Scholarly Analysis of The Attributes of Delaware, and Other Outlier Jurisdictions, Including Tax Who

When and how do a handful of states or nations take on outsized legal significance through legislation aimed at specific subjects? For example, jurisdictions with legislation focused on corporate law (Delaware) or legislation focused on outlier tax rates (tax whore nations and states, such as Bermuda, Ireland or Florida).  Do the outlier jurisdictions become dominant  because national or international standards are really out of touch, and they are smarter than all others ? Or, at the other end of a range, is dominance sought and achieved  because some jurisdictions need to create industry because they lack in physical size, natural resources and other sources of economic well being?  That is, do the outlier jurisdictions become outliers because they have little else to offer the world. The author uses the term MDSJ’s to refer to the outlier jurisdictions. The term stands for “market-dominant small jurisdiction” (MDSJ).”

A working draft of ongoing scholarly research by Christopher Bruner suggests the answer is more about the latter than the former. The ongoing work is summarized and linked in a June 11, 2014 blog post at ConglomerateThe author has a series of conclusions, all of which should be read. However, it is telling that Mr. Bruner begins with the following finding/observation:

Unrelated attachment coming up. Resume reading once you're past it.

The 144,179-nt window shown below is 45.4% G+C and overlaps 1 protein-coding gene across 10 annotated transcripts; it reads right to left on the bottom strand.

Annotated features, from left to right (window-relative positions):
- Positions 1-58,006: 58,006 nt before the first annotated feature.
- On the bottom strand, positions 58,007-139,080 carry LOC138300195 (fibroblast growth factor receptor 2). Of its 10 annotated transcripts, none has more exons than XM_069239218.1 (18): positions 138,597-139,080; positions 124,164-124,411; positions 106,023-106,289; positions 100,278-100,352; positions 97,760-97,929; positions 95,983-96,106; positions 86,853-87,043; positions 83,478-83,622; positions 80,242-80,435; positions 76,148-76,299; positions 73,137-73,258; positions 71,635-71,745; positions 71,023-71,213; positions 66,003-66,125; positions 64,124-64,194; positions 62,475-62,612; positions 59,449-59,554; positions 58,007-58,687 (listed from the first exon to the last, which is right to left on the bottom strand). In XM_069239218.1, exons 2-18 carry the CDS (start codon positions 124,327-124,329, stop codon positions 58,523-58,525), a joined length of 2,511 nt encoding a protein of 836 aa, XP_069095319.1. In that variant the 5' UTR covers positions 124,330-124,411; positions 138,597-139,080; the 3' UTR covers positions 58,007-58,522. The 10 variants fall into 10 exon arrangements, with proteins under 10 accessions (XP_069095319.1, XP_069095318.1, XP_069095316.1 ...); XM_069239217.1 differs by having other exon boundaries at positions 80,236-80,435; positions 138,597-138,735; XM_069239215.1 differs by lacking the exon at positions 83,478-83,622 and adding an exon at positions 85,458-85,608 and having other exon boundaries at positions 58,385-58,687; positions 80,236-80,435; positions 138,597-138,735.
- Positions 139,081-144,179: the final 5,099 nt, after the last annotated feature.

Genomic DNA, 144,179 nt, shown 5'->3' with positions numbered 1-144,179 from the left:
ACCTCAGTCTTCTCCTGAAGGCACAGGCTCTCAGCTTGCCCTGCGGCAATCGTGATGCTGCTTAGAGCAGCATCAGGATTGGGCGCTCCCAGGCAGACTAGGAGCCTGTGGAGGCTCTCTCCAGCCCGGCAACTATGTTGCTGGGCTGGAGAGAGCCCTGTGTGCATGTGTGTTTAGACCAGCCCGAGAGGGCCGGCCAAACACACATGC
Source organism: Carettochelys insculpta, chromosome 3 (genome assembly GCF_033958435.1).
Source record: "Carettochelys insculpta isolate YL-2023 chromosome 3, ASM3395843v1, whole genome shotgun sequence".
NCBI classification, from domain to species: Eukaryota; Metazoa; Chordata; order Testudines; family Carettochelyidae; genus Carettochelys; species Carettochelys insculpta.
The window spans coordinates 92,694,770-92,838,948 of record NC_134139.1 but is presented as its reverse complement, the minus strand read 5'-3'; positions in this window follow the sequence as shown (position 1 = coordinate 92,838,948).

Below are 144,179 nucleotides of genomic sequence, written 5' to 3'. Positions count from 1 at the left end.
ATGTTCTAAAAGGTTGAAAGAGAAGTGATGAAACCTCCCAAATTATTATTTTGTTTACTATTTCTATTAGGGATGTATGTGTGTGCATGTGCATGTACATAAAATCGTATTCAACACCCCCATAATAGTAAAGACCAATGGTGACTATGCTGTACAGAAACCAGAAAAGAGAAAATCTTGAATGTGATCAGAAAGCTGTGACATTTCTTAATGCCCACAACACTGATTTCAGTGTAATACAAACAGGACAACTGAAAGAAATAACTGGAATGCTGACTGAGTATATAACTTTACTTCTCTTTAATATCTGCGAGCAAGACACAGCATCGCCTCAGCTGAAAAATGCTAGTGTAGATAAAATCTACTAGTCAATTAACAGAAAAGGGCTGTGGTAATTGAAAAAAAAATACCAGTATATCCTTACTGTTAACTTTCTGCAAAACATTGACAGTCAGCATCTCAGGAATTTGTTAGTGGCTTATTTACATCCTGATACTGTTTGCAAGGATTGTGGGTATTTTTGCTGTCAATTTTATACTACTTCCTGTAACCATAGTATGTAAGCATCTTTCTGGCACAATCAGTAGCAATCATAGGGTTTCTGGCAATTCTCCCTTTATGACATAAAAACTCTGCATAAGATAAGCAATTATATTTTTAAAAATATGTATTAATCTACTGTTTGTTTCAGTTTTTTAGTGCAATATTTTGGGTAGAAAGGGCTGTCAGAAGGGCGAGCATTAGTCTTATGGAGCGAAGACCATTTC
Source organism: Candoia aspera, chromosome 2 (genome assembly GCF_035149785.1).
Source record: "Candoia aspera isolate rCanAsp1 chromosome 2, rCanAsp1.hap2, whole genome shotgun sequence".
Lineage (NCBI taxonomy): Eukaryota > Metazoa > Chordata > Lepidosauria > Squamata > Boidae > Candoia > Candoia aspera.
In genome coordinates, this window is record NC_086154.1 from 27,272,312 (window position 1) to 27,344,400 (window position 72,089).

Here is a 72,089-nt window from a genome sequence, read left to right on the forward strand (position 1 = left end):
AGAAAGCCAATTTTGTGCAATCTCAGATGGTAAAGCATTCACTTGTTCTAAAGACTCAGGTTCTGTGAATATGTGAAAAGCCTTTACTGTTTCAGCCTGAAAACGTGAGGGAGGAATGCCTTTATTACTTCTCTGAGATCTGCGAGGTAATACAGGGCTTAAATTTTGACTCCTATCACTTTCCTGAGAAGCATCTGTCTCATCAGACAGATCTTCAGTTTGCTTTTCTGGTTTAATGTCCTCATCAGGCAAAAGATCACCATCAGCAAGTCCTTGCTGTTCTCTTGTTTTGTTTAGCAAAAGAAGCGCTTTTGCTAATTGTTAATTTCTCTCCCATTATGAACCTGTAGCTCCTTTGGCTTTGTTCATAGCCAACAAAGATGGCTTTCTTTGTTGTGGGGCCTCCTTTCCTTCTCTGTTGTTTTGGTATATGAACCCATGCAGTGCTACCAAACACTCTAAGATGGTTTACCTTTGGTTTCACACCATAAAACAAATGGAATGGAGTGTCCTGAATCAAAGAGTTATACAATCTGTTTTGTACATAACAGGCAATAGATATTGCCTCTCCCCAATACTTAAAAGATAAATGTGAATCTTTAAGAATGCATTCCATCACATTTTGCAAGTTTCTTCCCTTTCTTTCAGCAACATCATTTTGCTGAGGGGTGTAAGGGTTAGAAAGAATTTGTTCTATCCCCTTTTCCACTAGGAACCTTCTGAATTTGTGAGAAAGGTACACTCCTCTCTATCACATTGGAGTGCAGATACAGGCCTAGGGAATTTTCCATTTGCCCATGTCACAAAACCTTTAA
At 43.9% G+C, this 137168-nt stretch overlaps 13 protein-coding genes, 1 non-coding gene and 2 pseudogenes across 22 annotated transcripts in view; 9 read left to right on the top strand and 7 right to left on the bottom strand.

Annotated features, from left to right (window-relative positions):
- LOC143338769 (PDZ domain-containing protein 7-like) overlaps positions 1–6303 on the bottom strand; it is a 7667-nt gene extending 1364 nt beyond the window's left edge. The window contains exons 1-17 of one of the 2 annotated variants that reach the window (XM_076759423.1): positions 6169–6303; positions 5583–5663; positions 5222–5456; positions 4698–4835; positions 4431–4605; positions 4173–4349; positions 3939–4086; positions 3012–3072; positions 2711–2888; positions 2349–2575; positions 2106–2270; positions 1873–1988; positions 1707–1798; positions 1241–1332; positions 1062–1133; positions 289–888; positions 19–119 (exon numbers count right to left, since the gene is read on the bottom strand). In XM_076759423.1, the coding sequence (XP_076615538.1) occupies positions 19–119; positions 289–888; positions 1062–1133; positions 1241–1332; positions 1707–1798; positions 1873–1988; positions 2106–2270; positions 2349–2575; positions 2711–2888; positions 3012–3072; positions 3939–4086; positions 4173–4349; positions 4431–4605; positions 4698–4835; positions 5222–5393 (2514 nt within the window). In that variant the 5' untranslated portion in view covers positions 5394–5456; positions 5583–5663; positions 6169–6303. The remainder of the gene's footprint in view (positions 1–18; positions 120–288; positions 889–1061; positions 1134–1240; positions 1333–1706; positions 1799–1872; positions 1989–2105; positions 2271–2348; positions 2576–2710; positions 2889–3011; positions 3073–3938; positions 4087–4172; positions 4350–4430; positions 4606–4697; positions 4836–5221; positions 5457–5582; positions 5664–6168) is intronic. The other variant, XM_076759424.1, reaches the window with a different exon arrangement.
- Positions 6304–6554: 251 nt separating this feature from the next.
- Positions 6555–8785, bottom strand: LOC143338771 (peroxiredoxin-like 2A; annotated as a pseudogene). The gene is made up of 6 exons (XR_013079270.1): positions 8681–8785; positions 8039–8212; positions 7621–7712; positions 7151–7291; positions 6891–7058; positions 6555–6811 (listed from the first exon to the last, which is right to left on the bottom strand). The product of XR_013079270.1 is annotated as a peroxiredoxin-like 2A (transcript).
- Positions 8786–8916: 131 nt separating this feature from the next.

” MDSJs are small and poorly endowed in natural resources, limiting their economic development options.  This creates a strong incentive to innovate in law and finance, while rendering credible their long-term commitment to the innovations undertaken.  These jurisdictions substantially depend on their legal and financial structures, and the market knows it.” 

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About Kirk

Since becoming a lawyer in 1983, Kirk’s over 30 years of practice have focused on advising a wide range of corporations, associations, and individuals (as both plaintiffs and defendants) on both tort and commercial law issues centered around “mass torts.”

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